A childhood amid terrorism was all Zak Ebrahim knew.
He was only seven years old when his father shot and killed a leader of the Jewish Defense League, and 10 when his dad helped plan the bombing of the World Trade Center in New York while in prison.
After the Sept. 11 attacks in 1993, Ebrahim’s family spent years moving around hiding from their identity; haunted and persecuted by the crimes of his father.
Ebrahim, author of The Terrorist’s Son: A Story of Choice, will share at the annual YMCA Community Breakfast for Peace Nov. 19 how he stopped hiding from his past and resolved to dedicate his life to promoting peace.
As keynote speaker, he will tell his powerful story of a boy who was presumed to follow in his father’s footsteps and a man who chose a different path.
It will take place at the Oakville Conference Centre off Wyecroft Road from 7-9:30 a.m. Tickets cost $25 or $220 for a table of 10.
Sponsored by the Oakville Beaver, the event will also award the 2015 YMCA Peace Medallion to a youth, adult and group who have made a difference in Oakville.
It’s part of YMCA Peace Week, Nov. 14-21.
During the week, YMCAs across Canada will host events and activities to help people explore peace from personal, local and global perspectives. YMCA will be asking people to “Build community. Act for peace.”
In Oakville, it will host a number of activities focused on inspiring empathy and kindness.
The YMCA Candlelight Walk for Peace, with special guests Julia and Emma Mogus from Books with No Bounds, will take place on Nov. 16 from 6:45-8:30 p.m. at the Peter Gilgan Family YMCA on Rebecca Street. The event encourages residents to take a short walk through the neighbourhood and reflect on what peace means to them. New school supplies will be collected to help the Mogus sisters in their mission to help First Nations youth.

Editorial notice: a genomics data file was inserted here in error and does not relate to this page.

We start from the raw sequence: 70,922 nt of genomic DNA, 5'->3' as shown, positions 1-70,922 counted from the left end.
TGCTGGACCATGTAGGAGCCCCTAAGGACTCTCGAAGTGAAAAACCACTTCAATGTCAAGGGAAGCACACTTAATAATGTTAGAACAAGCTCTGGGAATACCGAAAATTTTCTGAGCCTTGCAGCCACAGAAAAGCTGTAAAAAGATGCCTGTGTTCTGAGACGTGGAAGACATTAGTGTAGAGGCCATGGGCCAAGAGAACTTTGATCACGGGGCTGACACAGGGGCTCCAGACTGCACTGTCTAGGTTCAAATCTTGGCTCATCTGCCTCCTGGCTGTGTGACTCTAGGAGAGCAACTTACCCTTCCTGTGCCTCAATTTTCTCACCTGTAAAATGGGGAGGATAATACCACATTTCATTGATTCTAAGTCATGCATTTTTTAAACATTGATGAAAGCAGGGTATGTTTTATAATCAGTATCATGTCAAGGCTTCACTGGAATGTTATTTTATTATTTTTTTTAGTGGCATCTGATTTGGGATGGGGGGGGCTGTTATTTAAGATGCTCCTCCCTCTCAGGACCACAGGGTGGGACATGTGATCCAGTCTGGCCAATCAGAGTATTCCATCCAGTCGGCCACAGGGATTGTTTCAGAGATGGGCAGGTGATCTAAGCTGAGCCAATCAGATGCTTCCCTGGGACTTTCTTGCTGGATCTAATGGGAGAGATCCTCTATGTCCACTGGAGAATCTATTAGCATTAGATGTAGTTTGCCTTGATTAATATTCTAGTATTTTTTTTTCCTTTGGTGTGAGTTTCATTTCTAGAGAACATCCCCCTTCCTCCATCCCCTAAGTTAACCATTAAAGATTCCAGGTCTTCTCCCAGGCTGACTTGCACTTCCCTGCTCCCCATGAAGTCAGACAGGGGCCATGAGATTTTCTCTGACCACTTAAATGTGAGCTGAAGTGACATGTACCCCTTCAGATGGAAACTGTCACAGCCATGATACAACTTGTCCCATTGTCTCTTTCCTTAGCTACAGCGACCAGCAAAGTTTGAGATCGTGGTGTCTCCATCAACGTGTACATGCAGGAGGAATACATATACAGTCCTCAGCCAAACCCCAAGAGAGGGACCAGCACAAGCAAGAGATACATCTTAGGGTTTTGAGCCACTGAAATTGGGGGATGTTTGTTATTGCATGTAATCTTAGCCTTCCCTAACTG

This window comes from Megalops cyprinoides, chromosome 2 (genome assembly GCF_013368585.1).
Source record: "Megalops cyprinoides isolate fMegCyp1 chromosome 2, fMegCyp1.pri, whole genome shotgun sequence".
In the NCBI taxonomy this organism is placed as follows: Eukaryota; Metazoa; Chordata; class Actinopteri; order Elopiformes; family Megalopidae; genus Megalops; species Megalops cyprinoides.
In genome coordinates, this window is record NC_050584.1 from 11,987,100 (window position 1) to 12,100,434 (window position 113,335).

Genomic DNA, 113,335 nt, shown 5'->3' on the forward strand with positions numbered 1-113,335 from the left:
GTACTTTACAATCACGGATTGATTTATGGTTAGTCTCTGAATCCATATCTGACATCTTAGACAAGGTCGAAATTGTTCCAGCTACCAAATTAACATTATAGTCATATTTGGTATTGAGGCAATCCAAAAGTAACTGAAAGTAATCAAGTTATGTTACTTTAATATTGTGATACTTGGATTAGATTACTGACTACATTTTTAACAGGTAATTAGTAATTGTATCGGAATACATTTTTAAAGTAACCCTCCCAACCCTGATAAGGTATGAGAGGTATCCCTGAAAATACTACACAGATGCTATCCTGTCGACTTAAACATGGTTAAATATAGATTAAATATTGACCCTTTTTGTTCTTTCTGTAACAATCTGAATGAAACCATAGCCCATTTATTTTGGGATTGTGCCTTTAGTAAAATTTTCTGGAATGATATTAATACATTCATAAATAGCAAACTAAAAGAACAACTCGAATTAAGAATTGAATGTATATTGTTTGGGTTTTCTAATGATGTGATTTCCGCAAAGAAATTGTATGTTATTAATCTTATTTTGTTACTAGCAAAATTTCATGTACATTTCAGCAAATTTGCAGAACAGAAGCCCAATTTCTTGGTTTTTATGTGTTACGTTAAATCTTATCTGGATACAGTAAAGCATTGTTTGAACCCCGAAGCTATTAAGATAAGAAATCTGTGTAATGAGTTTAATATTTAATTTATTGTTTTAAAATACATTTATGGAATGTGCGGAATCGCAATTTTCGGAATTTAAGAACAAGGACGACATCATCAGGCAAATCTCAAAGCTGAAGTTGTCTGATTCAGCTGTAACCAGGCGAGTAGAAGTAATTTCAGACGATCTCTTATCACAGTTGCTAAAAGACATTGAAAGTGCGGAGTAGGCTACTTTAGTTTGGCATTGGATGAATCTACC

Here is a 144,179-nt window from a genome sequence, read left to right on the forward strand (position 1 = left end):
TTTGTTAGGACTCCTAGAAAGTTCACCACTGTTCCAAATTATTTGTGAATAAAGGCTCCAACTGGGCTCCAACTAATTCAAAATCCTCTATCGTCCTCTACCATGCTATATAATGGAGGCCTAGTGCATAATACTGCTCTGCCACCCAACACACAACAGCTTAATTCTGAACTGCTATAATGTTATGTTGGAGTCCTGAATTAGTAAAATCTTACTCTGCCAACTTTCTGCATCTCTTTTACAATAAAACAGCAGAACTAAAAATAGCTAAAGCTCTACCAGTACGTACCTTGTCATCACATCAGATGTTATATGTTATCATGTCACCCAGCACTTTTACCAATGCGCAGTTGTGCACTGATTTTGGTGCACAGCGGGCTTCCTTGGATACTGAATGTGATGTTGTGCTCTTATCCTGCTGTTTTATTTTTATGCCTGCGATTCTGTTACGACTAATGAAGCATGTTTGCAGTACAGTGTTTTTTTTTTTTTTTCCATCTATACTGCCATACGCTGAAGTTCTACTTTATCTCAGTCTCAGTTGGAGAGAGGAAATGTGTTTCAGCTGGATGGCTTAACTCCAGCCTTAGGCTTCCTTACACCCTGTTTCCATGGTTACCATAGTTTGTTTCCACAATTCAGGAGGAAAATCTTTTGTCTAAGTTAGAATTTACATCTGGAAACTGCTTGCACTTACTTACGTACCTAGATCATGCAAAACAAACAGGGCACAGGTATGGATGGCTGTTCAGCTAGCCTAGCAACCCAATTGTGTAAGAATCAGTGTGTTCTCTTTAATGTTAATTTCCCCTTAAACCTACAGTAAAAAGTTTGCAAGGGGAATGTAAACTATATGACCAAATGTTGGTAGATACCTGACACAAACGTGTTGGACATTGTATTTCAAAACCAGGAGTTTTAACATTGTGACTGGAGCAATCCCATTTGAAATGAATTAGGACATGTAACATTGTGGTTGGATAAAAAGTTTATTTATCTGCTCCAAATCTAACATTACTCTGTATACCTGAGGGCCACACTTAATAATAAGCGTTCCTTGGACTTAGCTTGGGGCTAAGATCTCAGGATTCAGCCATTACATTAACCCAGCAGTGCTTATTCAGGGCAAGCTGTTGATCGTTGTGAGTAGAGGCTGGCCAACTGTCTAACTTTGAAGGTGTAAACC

Be Kind Bells will be distributed to participants of the Walk for Peace. More than 500 of these hand-made chime bells have been decorated by children and youths in YMCA programs and will be hidden in the community as a reminder to spread some kindness. If you find one, you’re encouraged to share where you found it over social media. You can then keep it or hide it for someone else to discover. Use the hashtags #BeKindBell and #YMCAPeaceWeek.
Be Kind Bells
Crafty people of all ages were encouraged to roll-up their sleeves and help make clay discs that will be fired, then painted and hung from more than 500 Be Kind Bells that will be hidden around Oakville as part of YMCA Peace Week (Nov. 14-21).
The craft event ran 10:00 a.m.-2:30 p.m. in the lobby of the Peter Gilgan Family YMCA in south Oakville. Mom Laura Costantiello helps her daughter Alina Feitz,4, roll out the clay and use cookie cutters to make the discs in various shapes.
YMCA is also encouraging people to do a random act of kindness and post it to Instagram or Twitter using the hashtag #30seconds4peace. YMCA staff, its Just the Guys program participants and participating high school students will get the ball rolling by doing one, simple, selfless task for someone else and then giving that person a #30seconds4peace card in hopes they will do something nice for someone else and pass the card along. An act of kindness is an act of peace – in just 30 seconds you can do something to spread kindness that can ripple to others.
Other events during the week include Yoga for Peace. Participants of all of the YMCA yoga classes will be given a free “Bring a Friend” pass for future use.
Other events include Yoga for Peace. For more information, visit ymcaofoakville.org.